In the months before Marcy Fisher graduated from high school, her mom would hand her articles and want ads cut out of Detroit-area newspapers. “She’d say to me, ‘Look, here’s what you’re good at—there are jobs in this area called engineering’,” says Fisher.
“It was the early ’80s. We were coming out of a recession, and job availability was a big deal,” she says. “My mom was very practical, thinking about what I could study in college that had a good chance of landing me a job. She really helped me understand what I excelled at, and how that related to a real-world job.” Fisher took her mom’s suggestion, earning bachelor’s and master’s degrees in engineering at the University of Michigan and then starting a career at Ford Motor Co.
This spring, the entire country benefited from her mom’s insights. Fisher assumed a lead role when Ford stepped up to produce face shields, respirators and ventilators for healthcare facilities on the front lines of the Covid-19 crisis. She used her engineering prowess, as well as her expertise in working with suppliers. “I got a call from one of our VPs who had been in discussions with Washington,” says Fisher, then director, global body exterior & interior engineering. “As we started thinking about ventilators and respirators, I got the call because the climate control team worked for me—I know about air-handling systems.”
She says the Ford team worked 15 to 18 hours a day, every single day for weeks, to make more than 20 million face shields, coordinate production of reusable gowns, and to figure out and then manufacture air-purifying respirators. “It was massively intensive, and time was the key,” she says. Fisher had personal motivation; her son’s fiancée is an ICU nurse. “I talked to her about how desperate they were for PPE at her hospital, and I could hear the anxiety in her voice. It really grounds you. I knew every single day she was working with Covid patients and then coming home to my son.”
Earlier this month Fisher assumed a new role at Ford, as executive director, global supplier technical assistance. She’ll work to help suppliers ensure that their parts are ready to go to support new product launches. It’s a job she says takes perfect advantage of her background, which includes leading the design team for the 50th anniversary Mustang in 2015. “I really understand the parts, having been responsible for exterior design,” she says. “Combine that with my manufacturing background, and understanding process control, it brings it all back. Because when you’re launching a new vehicle, it’s both a launch for the vehicle and a launch for the parts, too.”
She also takes seriously her role as one of the industry’s leading women executives—twice named to the Automotive News list of the 100 Leading Women in the Automotive Industry. “Within the engineering community at Ford, we have a monthly meeting with all the women who are (higher-level) managers. It’s a series of conversations and some training and tools for being great leaders,” Fisher says.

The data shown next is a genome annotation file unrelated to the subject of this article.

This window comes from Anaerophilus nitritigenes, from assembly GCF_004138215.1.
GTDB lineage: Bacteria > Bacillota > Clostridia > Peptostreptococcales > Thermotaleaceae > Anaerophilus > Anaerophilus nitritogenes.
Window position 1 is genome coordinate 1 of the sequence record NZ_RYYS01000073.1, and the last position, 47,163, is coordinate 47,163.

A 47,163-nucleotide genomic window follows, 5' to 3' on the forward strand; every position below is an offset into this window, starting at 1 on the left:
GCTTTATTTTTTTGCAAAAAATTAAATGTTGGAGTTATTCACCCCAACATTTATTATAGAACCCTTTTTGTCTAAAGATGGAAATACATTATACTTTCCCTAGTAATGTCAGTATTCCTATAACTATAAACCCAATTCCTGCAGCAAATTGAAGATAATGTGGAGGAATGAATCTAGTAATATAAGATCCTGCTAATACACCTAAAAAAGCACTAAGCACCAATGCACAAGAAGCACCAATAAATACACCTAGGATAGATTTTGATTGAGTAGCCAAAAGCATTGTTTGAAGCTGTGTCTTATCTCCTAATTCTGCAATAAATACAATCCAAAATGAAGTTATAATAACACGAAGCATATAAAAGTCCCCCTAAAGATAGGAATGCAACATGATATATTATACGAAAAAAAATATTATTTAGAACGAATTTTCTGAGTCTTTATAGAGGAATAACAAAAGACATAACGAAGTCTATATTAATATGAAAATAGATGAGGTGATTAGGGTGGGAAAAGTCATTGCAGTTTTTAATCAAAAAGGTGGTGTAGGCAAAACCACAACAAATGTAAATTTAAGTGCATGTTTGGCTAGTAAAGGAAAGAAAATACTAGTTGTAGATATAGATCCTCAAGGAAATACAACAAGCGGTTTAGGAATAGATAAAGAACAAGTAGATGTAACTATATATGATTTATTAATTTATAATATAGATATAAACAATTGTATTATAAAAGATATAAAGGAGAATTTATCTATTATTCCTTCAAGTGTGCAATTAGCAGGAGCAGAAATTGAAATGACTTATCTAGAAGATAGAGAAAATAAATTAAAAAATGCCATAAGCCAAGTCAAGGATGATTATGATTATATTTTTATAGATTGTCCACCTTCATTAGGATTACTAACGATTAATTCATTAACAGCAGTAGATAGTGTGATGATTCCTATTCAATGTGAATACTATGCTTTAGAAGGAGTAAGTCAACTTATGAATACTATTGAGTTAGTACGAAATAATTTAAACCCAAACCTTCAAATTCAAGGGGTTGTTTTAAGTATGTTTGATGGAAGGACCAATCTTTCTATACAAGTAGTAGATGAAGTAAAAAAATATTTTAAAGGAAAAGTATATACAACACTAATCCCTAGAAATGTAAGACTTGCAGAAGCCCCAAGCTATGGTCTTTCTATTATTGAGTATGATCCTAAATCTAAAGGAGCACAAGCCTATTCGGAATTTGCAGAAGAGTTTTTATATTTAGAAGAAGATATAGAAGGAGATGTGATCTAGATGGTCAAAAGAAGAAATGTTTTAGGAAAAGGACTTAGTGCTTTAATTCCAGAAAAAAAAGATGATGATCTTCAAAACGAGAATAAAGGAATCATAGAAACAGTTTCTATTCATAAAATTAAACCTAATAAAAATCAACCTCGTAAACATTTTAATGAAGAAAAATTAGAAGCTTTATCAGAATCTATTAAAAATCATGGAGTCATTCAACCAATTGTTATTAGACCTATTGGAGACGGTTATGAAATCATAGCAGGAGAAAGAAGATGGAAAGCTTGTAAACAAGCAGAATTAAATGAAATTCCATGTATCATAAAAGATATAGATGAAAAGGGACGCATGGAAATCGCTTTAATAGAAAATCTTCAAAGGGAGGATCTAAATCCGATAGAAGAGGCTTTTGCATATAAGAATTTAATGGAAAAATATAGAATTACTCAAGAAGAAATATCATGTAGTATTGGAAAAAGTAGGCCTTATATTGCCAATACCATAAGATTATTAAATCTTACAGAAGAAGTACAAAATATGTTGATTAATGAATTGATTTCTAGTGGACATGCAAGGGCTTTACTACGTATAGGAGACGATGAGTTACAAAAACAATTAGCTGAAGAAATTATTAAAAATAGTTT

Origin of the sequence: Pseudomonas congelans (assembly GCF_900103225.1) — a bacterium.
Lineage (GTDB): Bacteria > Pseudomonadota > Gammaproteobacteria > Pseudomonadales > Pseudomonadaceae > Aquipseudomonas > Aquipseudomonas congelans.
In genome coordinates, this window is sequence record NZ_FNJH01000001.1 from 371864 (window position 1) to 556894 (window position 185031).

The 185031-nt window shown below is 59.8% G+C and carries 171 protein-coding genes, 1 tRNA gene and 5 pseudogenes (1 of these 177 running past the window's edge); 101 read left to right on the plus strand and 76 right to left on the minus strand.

She says the industry still has work to do, in terms of hiring and promoting women. “We need more women in the industry. We need to understand what women need in a vehicle, what experience they’re looking for,” she says.
“But the thing that’s good now is that it’s more acceptable to talk about unconscious bias and about how women feel in the workplace,” she says. “Ten years ago, no one wanted to hear it.” The next frontier, especially for women in the tech area, she says, is “trying to get away from this perception that you have something extra to prove if you’re a woman. We’re starting to have those conversations.”
Despite the challenges, Fisher says she’d recommend the auto industry to any young woman who’s interested. “The auto industry is one of the coolest things you can do. The products are so exciting, the tech side is really cool and our world is changing with connectivity. It’s a great time to be in the industry,” she says. “There is so much you can do from a career perspective—so much variety, from working in customer experience to designing parts, market research and our ongoing electric transformation.” She says in her 34 years at Ford, “any time I get the itch for new experiences, I’ve been able to accomplish that in the company.”
Fisher says, “I’d tell a young woman to jump in and have some fun. But make sure to take a seat at the table. It’s a physical thing, but also a mental thing. I see it all the time; women have a tendency to underestimate themselves. When you are sitting at the table, know that you deserve that place. Don’t underestimate yourself.”